Employment status was found to have a statistically significant relationship with cognitive impairment as cognitive impairment was commoner among the self-employed and least among the civil servants. This is comparable to the findings by Eze et al in Abakaliki where cognitive impairment was more common among traders, farmers, and artisans and least prevalent among the civil servants [6]. The findings in this study and that of the study in Abakaliki could be because among the self-employed were petty traders and artisans who were mainly individuals with primary or no formal education which is a risk factor for cognitive impairment [6-27].
This study had some limitations. It was a descriptive cross-sectional study and therefore the outcome may not necessarily carry a causal relationship with the tested variables. A longitudinal study design would be required to establish causal relationships. It is however intended to add to the body of knowledge that will form a template for future studies. Also, the hospital-based nature of the study could have exaggerated the true burden of cognitive dysfunction in patients with type 2 diabetes mellitus, hence the findings are not generalizable. There is a need for a community-based study with a larger sample size to determine the effect of type 2 Diabetes Mellitus on cognitive function.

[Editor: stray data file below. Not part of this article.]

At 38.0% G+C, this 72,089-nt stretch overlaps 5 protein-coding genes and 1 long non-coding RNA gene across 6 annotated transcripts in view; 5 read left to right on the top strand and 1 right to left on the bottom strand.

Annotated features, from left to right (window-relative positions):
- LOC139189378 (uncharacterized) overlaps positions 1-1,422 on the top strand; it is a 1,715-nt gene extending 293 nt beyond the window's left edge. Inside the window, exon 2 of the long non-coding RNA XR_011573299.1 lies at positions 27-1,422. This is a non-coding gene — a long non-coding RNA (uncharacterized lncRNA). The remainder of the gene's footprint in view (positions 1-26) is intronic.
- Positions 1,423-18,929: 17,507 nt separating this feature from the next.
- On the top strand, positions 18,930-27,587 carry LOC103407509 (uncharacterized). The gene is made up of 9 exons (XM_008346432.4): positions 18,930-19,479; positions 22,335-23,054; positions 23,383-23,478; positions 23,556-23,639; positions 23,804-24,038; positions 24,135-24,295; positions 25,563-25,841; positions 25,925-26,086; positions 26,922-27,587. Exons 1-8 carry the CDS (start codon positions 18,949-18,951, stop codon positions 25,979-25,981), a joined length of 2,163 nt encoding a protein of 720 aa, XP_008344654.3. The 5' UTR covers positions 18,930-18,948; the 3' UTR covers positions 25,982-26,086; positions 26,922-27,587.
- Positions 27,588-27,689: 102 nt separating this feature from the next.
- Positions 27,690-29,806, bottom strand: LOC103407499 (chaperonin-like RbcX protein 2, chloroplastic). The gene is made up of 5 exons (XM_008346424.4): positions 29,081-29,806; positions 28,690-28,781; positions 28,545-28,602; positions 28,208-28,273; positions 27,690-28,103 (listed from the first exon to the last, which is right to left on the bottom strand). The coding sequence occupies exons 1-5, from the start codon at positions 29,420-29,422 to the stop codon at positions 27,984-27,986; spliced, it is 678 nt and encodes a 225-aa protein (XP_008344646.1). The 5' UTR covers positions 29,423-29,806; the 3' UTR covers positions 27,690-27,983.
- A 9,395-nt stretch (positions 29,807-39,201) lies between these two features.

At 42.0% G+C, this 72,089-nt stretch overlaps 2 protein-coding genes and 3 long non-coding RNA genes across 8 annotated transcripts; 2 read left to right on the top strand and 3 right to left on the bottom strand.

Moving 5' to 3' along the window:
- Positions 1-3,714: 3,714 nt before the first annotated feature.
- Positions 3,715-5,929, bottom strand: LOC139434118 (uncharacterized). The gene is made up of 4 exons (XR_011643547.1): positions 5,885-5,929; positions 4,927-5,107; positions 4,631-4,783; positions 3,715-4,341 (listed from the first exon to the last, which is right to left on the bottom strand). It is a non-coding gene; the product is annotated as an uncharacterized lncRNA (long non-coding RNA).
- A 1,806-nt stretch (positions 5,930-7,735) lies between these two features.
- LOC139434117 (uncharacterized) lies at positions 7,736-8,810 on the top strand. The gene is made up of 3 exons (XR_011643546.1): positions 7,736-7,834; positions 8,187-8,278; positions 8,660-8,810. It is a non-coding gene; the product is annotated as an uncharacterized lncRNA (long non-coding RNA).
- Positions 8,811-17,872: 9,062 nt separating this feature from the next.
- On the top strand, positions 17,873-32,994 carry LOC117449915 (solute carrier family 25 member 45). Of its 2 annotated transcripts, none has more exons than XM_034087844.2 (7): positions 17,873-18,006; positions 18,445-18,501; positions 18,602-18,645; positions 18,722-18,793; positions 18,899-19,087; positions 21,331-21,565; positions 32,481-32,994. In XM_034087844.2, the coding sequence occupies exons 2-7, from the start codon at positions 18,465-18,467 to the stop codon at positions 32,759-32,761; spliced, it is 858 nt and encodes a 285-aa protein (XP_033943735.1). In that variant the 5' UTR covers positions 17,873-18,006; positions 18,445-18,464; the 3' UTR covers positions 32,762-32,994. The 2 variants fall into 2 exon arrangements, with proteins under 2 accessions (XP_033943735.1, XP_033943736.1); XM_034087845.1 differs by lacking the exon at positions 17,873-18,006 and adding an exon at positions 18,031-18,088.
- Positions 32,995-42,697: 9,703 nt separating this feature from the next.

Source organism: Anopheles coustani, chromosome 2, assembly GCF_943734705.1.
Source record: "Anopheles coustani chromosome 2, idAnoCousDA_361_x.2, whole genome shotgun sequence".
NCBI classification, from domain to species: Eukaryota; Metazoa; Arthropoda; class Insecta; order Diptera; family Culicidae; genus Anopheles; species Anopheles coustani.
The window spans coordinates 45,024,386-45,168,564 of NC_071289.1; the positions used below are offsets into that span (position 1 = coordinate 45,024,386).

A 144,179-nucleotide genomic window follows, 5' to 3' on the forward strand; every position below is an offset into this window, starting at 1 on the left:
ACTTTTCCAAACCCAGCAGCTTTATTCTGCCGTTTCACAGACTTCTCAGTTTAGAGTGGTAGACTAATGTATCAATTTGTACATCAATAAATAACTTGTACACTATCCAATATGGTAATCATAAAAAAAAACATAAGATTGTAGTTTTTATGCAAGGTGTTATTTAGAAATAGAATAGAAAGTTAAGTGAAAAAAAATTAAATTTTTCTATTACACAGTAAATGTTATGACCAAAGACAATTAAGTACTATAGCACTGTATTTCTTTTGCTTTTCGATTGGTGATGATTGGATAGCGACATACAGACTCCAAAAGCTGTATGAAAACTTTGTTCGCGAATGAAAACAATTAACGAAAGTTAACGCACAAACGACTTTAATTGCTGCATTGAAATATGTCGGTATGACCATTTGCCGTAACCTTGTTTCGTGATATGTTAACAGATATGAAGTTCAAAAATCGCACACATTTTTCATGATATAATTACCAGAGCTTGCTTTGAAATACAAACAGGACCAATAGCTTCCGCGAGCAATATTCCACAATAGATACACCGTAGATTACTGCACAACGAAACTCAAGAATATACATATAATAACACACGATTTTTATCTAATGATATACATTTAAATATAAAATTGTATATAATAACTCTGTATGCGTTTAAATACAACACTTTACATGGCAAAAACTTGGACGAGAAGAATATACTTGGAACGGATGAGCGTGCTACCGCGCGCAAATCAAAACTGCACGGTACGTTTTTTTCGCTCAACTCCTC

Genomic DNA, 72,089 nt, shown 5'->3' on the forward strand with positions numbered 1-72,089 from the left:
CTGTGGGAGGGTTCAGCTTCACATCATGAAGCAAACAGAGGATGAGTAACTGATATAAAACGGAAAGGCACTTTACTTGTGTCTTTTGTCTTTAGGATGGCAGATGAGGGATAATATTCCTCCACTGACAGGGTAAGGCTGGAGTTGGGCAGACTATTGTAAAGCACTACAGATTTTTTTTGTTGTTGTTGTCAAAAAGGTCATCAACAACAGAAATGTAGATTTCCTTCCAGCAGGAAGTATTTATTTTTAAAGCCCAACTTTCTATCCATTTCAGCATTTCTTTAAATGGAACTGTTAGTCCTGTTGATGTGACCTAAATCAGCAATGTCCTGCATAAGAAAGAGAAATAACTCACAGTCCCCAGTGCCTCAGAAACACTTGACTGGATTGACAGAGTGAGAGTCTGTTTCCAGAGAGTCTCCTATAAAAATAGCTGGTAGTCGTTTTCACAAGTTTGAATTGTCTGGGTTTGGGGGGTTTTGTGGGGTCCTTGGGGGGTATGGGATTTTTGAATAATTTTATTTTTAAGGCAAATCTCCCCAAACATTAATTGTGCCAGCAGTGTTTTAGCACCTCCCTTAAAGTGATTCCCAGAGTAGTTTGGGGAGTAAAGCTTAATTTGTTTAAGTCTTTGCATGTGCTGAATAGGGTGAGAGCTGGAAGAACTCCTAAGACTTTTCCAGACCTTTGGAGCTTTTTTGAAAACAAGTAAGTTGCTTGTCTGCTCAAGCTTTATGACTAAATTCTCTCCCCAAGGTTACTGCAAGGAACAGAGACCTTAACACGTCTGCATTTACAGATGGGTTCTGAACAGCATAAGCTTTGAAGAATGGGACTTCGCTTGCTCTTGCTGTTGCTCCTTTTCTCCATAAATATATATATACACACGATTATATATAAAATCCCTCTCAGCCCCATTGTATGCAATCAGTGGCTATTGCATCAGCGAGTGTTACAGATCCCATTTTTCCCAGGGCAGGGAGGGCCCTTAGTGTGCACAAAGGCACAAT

Conclusion

The prevalence of cognitive impairment was 27% in this study, with about one in every four participants having cognitive impairment. Mild cognitive impairment was the most common pattern seen in the study. Cognitive impairment was found to have a statistically significant association with age, level of education and employment status. Physicians in primary care should ensure screening of patients with diabetes mellitus for cognitive impairment to detect early cases, manage appropriately and avoid where possible the progression of the disease. Physicians should also ensure adequate patient counselling on proper ways to ensure the care of the aging population as the prevalence of cognitive impairment was shown to increase with age in this study. The level of education and employment status should also be assessed and patients evaluated appropriately and managed for cognitive impairment if present. This is important in primary care, as Family Medicine offers first contact care and provides comprehensive and lifelong care to the patient irrespective of age, sex or disease condition.